The Sustainable Wheel of Design by The David Report


"A product could be defined as sustainable first when it consider all ingredients of the "sustainable wheel". We always have to extend sustainability beyond materials. We have to remember to always look through the lens of humanity when we are trying to define a sustainable product."

This is the conclusion of the David Report summarising last year' DesignBoost. And while some of the 12 page report (PDF and web) is at times highfalutin, this reader was impressed with some of the thinking that was going on. Like the following quote from Satyendra Pakhale:"But I would argue whatever we produce it pollutes our environment in one-way or the other. So for me, real sustainable design is the design that people will cherish and keep it for generations to generations."

It's a discussion point dear to our heart here at TH, with both ourselves and The David Report using Brio toys (pictured above) as an example of generational design heirlooms. Some models still in production 60 years on. The notion connects with other themes the Report explores, such as the following two:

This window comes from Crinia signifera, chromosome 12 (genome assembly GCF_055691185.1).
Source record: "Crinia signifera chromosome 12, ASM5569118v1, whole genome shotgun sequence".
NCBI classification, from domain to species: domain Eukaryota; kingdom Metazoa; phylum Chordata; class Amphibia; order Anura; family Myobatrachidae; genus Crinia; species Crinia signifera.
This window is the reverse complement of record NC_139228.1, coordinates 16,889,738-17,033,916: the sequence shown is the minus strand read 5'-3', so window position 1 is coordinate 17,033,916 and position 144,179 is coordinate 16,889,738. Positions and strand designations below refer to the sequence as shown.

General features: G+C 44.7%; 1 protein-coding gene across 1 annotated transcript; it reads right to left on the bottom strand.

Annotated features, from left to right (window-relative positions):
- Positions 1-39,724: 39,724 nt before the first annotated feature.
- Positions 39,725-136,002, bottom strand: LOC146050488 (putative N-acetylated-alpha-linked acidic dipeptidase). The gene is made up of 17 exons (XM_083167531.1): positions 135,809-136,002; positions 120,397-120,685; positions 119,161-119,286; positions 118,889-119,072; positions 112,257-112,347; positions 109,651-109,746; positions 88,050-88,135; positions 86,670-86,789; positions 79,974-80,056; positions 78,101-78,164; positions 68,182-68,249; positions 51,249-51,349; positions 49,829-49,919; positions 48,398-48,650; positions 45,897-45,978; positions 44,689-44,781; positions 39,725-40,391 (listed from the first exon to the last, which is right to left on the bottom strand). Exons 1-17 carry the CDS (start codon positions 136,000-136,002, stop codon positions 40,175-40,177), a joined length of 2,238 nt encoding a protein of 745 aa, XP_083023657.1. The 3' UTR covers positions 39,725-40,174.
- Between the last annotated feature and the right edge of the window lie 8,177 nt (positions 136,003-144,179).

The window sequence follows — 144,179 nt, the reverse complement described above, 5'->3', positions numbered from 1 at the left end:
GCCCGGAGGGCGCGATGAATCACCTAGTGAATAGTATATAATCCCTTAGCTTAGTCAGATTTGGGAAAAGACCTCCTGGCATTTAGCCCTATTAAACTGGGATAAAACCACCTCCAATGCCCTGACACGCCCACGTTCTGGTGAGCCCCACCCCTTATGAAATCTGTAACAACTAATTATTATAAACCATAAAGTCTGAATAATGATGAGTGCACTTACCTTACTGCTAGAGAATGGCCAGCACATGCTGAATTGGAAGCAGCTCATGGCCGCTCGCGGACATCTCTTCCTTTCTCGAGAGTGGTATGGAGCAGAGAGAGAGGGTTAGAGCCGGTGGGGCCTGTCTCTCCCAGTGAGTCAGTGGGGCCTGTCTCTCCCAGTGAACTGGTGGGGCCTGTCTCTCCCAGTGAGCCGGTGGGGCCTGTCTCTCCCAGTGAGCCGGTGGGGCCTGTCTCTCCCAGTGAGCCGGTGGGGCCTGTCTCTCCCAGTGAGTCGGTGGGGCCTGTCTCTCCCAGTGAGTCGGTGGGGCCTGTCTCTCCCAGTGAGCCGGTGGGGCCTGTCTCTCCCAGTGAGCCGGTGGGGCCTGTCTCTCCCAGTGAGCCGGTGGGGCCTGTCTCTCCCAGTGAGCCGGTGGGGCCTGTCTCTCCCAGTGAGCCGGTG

"What makes us want to keep certain objects while we throw away others without thinking? Could it be that we have greater affection for a product which we have saved up to and longed for compared to a wear and tear product we have no relation to at all?"

"One can buy a sofa for a 300 EUR and throw it out after three years, or one for 3000 EUR and keep it for thirty years. Which is more cost-effective in the long run, both for you and society? It all comes down to quality, timeless design and a sustainable economic as well as ecological way of thinking. On the other hand it is not unreasonable to challenge the need to make sofas that last for thirty years when the buyer may get tired of it after five. Is it a waste of resource to deliver too high quality?"

DesignBoost was event held in Malmö, Sweden during October - November 2007. The event arrived at the notion that sustainable design is analogous with a wheel that has as its spokes the issues of environmental influence, innovation, emotional connection, aesthetics, quality, authenticity and compatibility. ::The David Report, Issue 8, via Dexigner

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